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Interestingly, this comes under the aegis of new CEO Peter Kujawski (above left), who took over the role immediately after Focus merged with Universal Pictures International back in March. But, while Kujawski gets to oversee this potentially record-shattering year, a good deal of the credit needs to go to Peter Schlessel (above right), who ran the show for the previous two years, both of which saw over $100 million in domestic grosses and left the job on April 1st. Now, Kujawski gets to run with this lineup of films while also leveraging Universal’s distribution apparatus to, in the words of a studio statement upon the announcement of the move, “become more closely aligned with the studio’s global strategy.”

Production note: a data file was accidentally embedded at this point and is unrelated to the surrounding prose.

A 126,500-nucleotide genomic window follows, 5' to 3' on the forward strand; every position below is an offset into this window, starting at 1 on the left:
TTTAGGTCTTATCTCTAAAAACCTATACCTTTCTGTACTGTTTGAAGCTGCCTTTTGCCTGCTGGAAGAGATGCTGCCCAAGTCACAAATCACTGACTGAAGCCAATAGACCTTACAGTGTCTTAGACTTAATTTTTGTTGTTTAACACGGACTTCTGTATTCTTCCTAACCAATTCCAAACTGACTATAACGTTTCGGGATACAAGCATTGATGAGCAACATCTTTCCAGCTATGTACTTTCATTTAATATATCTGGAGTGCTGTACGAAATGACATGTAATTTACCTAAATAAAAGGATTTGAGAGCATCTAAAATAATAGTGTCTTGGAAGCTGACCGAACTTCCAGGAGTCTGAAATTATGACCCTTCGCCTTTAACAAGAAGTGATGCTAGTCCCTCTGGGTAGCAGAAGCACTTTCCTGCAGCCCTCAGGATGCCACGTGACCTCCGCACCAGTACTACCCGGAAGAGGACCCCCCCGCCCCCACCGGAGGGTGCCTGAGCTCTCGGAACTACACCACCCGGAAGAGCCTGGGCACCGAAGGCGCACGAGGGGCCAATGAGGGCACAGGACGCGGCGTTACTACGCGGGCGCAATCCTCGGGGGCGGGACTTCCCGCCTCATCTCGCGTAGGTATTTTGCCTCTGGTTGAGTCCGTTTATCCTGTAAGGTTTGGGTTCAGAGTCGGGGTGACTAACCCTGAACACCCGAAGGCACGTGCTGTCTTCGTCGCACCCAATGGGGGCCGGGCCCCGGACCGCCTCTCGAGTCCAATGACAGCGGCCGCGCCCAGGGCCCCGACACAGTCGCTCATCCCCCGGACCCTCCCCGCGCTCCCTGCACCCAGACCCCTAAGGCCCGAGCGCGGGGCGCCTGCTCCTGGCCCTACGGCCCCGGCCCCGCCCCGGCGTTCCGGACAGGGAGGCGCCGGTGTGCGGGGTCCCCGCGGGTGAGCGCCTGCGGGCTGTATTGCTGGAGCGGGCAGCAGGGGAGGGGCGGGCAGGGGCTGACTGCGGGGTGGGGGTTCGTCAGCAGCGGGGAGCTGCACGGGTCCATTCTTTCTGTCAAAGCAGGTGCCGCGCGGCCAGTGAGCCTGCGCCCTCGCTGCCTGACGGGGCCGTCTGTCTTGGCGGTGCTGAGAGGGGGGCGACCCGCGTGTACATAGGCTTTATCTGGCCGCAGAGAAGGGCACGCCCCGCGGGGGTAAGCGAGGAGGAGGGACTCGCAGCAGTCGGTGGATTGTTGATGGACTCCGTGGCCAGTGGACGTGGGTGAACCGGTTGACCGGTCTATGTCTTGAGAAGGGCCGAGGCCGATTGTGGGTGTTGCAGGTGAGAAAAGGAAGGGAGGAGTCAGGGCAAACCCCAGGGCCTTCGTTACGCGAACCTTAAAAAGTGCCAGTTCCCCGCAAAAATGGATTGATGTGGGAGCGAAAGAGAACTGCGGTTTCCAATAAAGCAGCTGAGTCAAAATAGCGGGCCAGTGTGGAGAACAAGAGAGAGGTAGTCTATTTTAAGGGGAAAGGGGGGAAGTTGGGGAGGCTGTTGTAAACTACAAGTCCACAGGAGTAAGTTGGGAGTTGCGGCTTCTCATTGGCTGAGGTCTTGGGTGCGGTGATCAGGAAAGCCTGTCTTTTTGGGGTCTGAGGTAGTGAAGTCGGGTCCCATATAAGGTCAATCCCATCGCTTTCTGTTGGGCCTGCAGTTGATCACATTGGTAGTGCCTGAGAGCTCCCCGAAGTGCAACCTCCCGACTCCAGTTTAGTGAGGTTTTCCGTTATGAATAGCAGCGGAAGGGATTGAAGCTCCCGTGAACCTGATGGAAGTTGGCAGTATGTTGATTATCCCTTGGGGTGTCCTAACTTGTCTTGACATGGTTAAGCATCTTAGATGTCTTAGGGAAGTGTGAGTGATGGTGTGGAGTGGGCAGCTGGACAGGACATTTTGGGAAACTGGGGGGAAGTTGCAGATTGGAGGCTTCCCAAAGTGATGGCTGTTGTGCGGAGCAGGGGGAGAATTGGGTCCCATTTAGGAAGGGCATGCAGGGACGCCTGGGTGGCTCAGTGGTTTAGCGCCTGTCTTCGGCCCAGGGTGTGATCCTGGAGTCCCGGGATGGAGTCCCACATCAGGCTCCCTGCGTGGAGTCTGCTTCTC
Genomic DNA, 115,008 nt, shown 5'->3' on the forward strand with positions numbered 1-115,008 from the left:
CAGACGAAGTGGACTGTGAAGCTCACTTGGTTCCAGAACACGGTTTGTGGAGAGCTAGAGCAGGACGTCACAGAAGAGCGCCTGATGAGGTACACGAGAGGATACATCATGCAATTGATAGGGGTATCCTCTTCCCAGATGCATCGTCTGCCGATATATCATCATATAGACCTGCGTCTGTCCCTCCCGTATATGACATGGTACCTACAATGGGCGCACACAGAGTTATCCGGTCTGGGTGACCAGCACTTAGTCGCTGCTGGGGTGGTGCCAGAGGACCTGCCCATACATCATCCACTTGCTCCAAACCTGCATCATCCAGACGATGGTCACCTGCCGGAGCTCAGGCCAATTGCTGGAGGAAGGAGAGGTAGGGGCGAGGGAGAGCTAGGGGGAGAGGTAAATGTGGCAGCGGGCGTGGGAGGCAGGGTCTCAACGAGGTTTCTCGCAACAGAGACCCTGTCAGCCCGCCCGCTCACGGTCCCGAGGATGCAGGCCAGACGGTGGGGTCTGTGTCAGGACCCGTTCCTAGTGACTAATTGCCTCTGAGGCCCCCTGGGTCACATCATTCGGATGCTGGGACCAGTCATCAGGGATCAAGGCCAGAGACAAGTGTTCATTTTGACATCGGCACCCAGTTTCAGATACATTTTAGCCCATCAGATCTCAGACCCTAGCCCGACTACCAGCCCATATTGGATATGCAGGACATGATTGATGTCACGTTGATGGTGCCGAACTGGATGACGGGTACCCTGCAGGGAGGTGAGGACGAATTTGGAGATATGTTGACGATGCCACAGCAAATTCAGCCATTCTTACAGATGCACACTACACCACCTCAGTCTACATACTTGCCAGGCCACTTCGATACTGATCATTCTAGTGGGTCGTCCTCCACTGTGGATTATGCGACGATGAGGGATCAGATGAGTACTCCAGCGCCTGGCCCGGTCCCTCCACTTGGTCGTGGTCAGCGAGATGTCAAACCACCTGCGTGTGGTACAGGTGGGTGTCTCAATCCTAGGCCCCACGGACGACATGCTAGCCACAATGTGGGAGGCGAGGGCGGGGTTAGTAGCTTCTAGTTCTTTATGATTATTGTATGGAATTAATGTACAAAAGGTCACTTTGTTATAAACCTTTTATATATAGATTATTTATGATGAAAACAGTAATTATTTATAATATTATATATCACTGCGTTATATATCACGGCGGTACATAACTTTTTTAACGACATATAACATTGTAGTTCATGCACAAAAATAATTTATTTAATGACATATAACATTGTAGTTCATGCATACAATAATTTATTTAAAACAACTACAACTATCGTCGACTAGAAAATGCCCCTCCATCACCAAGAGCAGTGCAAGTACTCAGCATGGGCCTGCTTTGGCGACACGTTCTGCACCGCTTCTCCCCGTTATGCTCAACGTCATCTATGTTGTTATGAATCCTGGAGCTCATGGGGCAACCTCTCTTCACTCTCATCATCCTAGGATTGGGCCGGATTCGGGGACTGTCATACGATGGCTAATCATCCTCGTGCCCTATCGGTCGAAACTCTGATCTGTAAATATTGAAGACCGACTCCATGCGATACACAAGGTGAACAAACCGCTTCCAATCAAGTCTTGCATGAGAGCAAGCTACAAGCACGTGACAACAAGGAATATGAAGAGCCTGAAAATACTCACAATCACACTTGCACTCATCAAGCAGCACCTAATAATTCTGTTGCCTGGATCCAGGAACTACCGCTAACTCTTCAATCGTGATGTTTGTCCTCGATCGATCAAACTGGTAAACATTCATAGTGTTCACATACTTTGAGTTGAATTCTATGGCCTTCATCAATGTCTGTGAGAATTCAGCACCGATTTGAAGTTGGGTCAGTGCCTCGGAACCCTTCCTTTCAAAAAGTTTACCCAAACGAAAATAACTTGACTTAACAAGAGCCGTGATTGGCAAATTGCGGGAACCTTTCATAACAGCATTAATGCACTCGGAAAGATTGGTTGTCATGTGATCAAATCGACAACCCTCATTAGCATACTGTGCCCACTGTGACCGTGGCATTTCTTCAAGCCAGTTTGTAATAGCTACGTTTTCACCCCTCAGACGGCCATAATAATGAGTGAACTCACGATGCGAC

What that means is that, with Focus’ marketing and distribution operations in place, the company will keep releasing the same number of films, but will be able to get them into more screens all over the globe, which is not something most indie distributors can say. Now, it’s true that three of the studio’s five releases thus far this year have had negligible foreign grosses, but considering how well London Has Fallen and The Forest did worldwide, it’s clear that system is paying some rewards.